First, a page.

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Pendulum Gravity

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posted on Mar, 12 2017 @ 08:51 PM
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Just for the sake of discussion...





posted on Mar, 19 2017 @ 05:59 PM
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a reply to: Kashai


Learning to acquire a tolerance for that is actually very possible.


Yes, but that's not even a point. You have to be attached to the rotating wall, other wise you will fly into zero g. That's why rotating hull space ship is a fantasy.


cheers)



posted on Mar, 19 2017 @ 10:50 PM
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a reply to: greenreflections

Your angular momentum will quite effectively "attach" you to the hull. In the same manner that gravity "attaches" you to the surface of the Earth.



posted on Mar, 20 2017 @ 01:47 AM
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a reply to: greenreflections


What you are saying makes no sense as there is nothing about this that is a fantasy.

Its basic physics...



You can watch the results here, starting at around 10 minutes and 30 seconds. Despite the oscillations in the tether and other spacecraft issues, these did settle down temporarily after 20 minutes or so, and for a brief time a teeny, tiny bit of artificial gravity was observed in the Gemini capsule. How much gravity? About 0.0005 g with 0.15 revolutions per minute. Some time later the tether was released.


blogs.scientificamerican.com...








posted on Mar, 22 2017 @ 06:13 PM
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originally posted by: Phage
a reply to: greenreflections

Your angular momentum will quite effectively "attach" you to the hull. In the same manner that gravity "attaches" you to the surface of the Earth.




It will not be 'in the same manner'..Gravity you are experiencing on Earth has nothing to do with centripetal effect.


Picture yourself inside donut shaped hull. You grab a handle and waiting for the hull to start rotating. As donut spins faster, you find more difficult to hold a handle. Vector of force you generate is local effect, has nothing to do with gravity and finally, it would feel awkward having to hold the handle all the time, because as soon as you let it go, you are going to hurt yourself bouncing off that wall. You will feel better in zero g rather than inside spinning hull.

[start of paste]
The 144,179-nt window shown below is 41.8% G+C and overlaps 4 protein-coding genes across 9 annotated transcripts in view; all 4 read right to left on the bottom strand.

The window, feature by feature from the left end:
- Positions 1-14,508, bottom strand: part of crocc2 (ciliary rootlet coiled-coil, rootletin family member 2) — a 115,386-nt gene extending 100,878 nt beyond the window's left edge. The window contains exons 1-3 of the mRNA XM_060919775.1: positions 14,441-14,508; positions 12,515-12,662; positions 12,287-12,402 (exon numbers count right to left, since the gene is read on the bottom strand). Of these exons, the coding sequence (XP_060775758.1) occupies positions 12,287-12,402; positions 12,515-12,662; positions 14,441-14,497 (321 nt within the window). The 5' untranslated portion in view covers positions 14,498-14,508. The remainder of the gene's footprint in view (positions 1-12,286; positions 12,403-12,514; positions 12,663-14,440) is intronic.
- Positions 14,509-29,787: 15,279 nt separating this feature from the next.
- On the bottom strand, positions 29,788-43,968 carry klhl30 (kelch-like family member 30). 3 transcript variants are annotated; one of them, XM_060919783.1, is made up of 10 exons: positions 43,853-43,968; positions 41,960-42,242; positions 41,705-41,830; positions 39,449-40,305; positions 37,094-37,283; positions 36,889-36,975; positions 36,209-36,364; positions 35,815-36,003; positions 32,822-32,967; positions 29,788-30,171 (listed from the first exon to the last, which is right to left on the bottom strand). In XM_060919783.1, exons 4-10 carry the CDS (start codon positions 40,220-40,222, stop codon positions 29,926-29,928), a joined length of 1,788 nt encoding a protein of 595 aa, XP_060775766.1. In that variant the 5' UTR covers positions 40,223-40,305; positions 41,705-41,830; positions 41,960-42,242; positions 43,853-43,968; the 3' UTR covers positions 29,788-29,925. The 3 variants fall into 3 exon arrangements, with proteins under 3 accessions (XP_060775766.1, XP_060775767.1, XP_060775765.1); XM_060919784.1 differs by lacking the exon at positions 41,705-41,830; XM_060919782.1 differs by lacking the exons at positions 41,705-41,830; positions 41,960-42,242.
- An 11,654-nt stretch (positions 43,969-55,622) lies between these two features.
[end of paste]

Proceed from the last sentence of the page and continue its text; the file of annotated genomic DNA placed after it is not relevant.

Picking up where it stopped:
If you add air inside that rotating tube, it will create strong wind currents inside.





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posted on Mar, 22 2017 @ 06:45 PM
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The answer comes from Einstein's theory of General Relativity.  According to General Relativity all the Earth does is cause a curvature of 4-dimensional space-time and also according to General Relativity, a free object will always travel along a geodesics in this curved 4-dimensional space-time.  Now a geodesic is a fancy way of saying a straight line - in particular a geodesic in a curved space-time is the path that has a minimum distance between it's end points - just like a straight line on a flat sheet of paper is the shortest distance between it's two end points and the shortest possible path on a sphere between two points is a great circle arc.  Newtonian physics says that an object with no forces acting on it will travel in a straight line at a constant speed, and it is also true in General Relativity that an object with no forces acting on it will travel on a geodesic which is the straightest possible line in 4-dimensional curved space-time.

So the reason why it feels like there is a force holding you to the chair you are sitting on right now is because the chair is forcing you to NOT follow the geodesic path you would otherwise have followed in the curved space-time caused by the earth.


www.quora.com...



posted on Mar, 22 2017 @ 08:33 PM
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a reply to: greenreflections